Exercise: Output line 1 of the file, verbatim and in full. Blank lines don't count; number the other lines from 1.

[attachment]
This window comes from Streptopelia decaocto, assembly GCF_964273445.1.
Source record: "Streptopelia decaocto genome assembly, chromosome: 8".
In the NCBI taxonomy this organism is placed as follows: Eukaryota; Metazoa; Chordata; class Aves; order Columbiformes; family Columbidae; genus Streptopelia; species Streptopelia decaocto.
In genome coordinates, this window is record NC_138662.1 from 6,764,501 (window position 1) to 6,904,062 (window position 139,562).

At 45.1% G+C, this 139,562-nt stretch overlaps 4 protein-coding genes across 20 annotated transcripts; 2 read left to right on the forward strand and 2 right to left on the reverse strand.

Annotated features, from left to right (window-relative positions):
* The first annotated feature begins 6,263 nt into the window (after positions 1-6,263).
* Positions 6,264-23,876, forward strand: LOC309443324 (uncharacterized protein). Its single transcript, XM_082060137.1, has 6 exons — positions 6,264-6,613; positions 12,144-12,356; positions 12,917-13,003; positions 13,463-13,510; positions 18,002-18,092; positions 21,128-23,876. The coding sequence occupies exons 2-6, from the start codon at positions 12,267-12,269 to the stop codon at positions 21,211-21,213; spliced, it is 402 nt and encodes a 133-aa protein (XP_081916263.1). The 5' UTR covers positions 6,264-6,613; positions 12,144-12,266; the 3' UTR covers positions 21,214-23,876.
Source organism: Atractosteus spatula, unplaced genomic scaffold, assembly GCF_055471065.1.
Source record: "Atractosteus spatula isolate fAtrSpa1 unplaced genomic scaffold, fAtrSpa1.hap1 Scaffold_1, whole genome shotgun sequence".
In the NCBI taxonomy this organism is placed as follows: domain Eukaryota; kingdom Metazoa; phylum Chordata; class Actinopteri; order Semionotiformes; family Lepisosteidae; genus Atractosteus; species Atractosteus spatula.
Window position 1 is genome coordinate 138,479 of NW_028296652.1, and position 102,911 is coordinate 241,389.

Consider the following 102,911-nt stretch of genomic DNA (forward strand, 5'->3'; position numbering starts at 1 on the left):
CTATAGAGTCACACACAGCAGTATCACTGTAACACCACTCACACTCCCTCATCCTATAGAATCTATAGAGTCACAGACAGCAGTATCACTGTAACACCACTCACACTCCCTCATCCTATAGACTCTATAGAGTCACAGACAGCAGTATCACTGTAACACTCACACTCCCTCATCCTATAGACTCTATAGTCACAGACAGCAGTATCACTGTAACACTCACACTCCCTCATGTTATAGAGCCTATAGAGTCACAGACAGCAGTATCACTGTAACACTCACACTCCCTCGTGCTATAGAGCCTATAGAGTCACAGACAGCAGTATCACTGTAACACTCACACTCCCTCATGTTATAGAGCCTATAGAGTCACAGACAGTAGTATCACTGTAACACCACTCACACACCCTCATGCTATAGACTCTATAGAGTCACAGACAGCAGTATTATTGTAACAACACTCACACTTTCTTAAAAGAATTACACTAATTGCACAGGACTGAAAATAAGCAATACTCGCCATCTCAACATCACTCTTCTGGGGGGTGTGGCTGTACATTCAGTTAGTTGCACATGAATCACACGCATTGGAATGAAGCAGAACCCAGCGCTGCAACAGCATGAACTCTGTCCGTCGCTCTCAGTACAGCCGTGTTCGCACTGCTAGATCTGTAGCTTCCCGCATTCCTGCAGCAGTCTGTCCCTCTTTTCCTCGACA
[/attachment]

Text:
This window comes from Streptopelia decaocto, assembly GCF_964273445.1.